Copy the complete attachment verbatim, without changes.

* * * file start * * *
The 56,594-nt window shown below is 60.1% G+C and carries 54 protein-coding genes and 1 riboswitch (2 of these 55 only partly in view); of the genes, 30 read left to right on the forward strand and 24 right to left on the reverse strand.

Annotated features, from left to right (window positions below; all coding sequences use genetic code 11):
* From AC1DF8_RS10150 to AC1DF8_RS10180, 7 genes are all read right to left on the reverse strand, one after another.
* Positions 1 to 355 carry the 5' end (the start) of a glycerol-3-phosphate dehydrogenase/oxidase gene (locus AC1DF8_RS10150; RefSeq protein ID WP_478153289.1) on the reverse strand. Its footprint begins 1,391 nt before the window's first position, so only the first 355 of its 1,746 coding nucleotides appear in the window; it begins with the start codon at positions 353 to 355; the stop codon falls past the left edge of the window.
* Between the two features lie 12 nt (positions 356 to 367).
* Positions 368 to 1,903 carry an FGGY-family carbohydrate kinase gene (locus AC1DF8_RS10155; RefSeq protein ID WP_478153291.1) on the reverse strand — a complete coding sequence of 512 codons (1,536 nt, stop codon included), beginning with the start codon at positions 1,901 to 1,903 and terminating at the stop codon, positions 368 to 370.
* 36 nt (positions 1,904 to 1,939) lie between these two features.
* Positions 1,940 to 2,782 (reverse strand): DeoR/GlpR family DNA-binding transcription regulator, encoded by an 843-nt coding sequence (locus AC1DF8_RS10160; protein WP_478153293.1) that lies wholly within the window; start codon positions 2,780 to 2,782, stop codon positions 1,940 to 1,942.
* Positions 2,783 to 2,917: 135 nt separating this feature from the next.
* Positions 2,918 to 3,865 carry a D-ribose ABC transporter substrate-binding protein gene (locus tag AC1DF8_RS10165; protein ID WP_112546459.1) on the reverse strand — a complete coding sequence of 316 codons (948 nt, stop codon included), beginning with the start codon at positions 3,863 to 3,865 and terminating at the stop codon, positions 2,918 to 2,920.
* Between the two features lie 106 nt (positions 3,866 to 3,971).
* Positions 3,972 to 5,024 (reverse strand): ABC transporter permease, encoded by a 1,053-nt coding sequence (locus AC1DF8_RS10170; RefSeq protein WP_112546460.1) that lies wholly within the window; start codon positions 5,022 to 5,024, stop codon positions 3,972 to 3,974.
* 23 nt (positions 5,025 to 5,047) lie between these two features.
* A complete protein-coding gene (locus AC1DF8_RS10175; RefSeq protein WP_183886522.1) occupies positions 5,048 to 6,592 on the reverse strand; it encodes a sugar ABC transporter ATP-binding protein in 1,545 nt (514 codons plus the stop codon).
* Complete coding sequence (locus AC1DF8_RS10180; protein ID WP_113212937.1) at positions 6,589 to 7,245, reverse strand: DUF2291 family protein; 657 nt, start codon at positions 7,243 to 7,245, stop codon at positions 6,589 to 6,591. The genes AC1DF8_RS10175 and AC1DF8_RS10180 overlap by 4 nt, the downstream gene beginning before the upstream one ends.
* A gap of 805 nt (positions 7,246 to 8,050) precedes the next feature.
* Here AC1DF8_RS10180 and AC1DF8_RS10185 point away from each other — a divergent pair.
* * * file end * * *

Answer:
The 56,594-nt window shown below is 60.1% G+C and carries 54 protein-coding genes and 1 riboswitch (2 of these 55 only partly in view); of the genes, 30 read left to right on the forward strand and 24 right to left on the reverse strand.

Annotated features, from left to right (window positions below; all coding sequences use genetic code 11):
* From AC1DF8_RS10150 to AC1DF8_RS10180, 7 genes are all read right to left on the reverse strand, one after another.
* Positions 1 to 355 carry the 5' end (the start) of a glycerol-3-phosphate dehydrogenase/oxidase gene (locus AC1DF8_RS10150; RefSeq protein ID WP_478153289.1) on the reverse strand. Its footprint begins 1,391 nt before the window's first position, so only the first 355 of its 1,746 coding nucleotides appear in the window; it begins with the start codon at positions 353 to 355; the stop codon falls past the left edge of the window.
* Between the two features lie 12 nt (positions 356 to 367).
* Positions 368 to 1,903 carry an FGGY-family carbohydrate kinase gene (locus AC1DF8_RS10155; RefSeq protein ID WP_478153291.1) on the reverse strand — a complete coding sequence of 512 codons (1,536 nt, stop codon included), beginning with the start codon at positions 1,901 to 1,903 and terminating at the stop codon, positions 368 to 370.
* 36 nt (positions 1,904 to 1,939) lie between these two features.
* Positions 1,940 to 2,782 (reverse strand): DeoR/GlpR family DNA-binding transcription regulator, encoded by an 843-nt coding sequence (locus AC1DF8_RS10160; protein WP_478153293.1) that lies wholly within the window; start codon positions 2,780 to 2,782, stop codon positions 1,940 to 1,942.
* Positions 2,783 to 2,917: 135 nt separating this feature from the next.
* Positions 2,918 to 3,865 carry a D-ribose ABC transporter substrate-binding protein gene (locus tag AC1DF8_RS10165; protein ID WP_112546459.1) on the reverse strand — a complete coding sequence of 316 codons (948 nt, stop codon included), beginning with the start codon at positions 3,863 to 3,865 and terminating at the stop codon, positions 2,918 to 2,920.
* Between the two features lie 106 nt (positions 3,866 to 3,971).
* Positions 3,972 to 5,024 (reverse strand): ABC transporter permease, encoded by a 1,053-nt coding sequence (locus AC1DF8_RS10170; RefSeq protein WP_112546460.1) that lies wholly within the window; start codon positions 5,022 to 5,024, stop codon positions 3,972 to 3,974.
* 23 nt (positions 5,025 to 5,047) lie between these two features.
* A complete protein-coding gene (locus AC1DF8_RS10175; RefSeq protein WP_183886522.1) occupies positions 5,048 to 6,592 on the reverse strand; it encodes a sugar ABC transporter ATP-binding protein in 1,545 nt (514 codons plus the stop codon).
* Complete coding sequence (locus AC1DF8_RS10180; protein ID WP_113212937.1) at positions 6,589 to 7,245, reverse strand: DUF2291 family protein; 657 nt, start codon at positions 7,243 to 7,245, stop codon at positions 6,589 to 6,591. The genes AC1DF8_RS10175 and AC1DF8_RS10180 overlap by 4 nt, the downstream gene beginning before the upstream one ends.
* A gap of 805 nt (positions 7,246 to 8,050) precedes the next feature.
* Here AC1DF8_RS10180 and AC1DF8_RS10185 point away from each other — a divergent pair.